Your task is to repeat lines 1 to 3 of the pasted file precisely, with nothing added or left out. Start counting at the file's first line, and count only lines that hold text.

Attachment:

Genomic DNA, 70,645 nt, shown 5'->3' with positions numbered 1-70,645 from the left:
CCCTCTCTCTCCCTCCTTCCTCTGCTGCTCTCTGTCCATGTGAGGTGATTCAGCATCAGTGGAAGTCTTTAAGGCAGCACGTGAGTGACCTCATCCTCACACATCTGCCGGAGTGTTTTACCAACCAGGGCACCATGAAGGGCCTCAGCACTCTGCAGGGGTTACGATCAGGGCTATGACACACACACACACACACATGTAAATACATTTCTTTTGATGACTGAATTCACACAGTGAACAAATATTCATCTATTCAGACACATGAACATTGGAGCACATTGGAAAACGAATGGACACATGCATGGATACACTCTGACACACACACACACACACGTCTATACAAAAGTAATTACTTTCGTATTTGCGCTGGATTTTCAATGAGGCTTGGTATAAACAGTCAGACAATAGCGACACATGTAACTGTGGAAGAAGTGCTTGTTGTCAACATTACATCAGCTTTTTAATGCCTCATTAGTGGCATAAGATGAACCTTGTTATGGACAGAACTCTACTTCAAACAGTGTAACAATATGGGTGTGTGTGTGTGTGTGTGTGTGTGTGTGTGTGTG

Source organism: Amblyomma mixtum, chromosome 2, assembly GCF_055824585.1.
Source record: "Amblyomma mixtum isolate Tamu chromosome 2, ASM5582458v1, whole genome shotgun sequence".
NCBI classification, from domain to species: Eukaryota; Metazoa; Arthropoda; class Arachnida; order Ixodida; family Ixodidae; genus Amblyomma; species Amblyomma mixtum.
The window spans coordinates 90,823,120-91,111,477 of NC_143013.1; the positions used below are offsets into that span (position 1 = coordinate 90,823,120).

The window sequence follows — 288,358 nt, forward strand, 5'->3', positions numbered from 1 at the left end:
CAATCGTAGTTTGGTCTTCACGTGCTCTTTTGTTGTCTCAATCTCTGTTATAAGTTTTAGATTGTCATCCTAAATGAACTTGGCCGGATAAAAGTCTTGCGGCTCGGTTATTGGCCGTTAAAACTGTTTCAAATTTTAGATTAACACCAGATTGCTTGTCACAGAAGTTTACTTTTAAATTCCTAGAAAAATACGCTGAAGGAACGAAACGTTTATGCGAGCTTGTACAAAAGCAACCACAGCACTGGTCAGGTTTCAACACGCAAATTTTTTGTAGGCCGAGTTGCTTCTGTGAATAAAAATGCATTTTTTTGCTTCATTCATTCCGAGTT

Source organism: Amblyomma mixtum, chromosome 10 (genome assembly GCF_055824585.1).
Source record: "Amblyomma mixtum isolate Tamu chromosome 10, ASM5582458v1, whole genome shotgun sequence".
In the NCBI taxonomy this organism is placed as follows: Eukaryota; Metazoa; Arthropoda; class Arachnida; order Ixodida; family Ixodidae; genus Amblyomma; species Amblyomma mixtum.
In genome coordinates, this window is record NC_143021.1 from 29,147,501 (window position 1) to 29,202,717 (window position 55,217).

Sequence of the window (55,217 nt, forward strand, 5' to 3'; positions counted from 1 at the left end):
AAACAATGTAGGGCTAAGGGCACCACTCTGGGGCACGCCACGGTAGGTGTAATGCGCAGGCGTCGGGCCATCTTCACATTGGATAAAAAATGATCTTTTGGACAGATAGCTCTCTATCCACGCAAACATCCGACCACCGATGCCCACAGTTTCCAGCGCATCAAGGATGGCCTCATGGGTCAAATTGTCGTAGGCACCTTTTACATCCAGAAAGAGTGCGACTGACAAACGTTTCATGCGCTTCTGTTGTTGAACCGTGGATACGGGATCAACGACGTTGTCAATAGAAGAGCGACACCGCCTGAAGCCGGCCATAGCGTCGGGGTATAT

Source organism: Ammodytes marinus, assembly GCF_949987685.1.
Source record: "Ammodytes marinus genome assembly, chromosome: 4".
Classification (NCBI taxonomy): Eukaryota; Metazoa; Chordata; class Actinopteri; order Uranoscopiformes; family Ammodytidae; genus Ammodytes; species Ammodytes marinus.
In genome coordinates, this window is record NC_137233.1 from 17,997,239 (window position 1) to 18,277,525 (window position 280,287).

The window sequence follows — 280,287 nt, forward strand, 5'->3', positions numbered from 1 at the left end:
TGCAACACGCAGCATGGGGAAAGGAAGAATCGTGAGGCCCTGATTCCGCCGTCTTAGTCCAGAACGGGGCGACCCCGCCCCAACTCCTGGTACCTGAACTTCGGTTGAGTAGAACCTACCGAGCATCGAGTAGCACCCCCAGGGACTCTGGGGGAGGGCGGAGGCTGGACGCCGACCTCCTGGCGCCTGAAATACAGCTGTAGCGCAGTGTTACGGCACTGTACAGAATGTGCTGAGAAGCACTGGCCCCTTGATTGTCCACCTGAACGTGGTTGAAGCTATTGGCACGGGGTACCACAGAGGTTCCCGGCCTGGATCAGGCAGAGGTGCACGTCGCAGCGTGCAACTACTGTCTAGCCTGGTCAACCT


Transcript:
Genomic DNA, 70,645 nt, shown 5'->3' with positions numbered 1-70,645 from the left:
CCCTCTCTCTCCCTCCTTCCTCTGCTGCTCTCTGTCCATGTGAGGTGATTCAGCATCAGTGGAAGTCTTTAAGGCAGCACGTGAGTGACCTCATCCTCACACATCTGCCGGAGTGTTTTACCAACCAGGGCACCATGAAGGGCCTCAGCACTCTGCAGGGGTTACGATCAGGGCTATGACACACACACACACACACATGTAAATACATTTCTTTTGATGACTGAATTCACACAGTGAACAAATATTCATCTATTCAGACACATGAACATTGGAGCACATTGGAAAACGAATGGACACATGCATGGATACACTCTGACACACACACACACACACGTCTATACAAAAGTAATTACTTTCGTATTTGCGCTGGATTTTCAATGAGGCTTGGTATAAACAGTCAGACAATAGCGACACATGTAACTGTGGAAGAAGTGCTTGTTGTCAACATTACATCAGCTTTTTAATGCCTCATTAGTGGCATAAGATGAACCTTGTTATGGACAGAACTCTACTTCAAACAGTGTAACAATATGGGTGTGTGTGTGTGTGTGTGTGTGTGTGTGTGTGTG

Source organism: Amblyomma mixtum, chromosome 2, assembly GCF_055824585.1.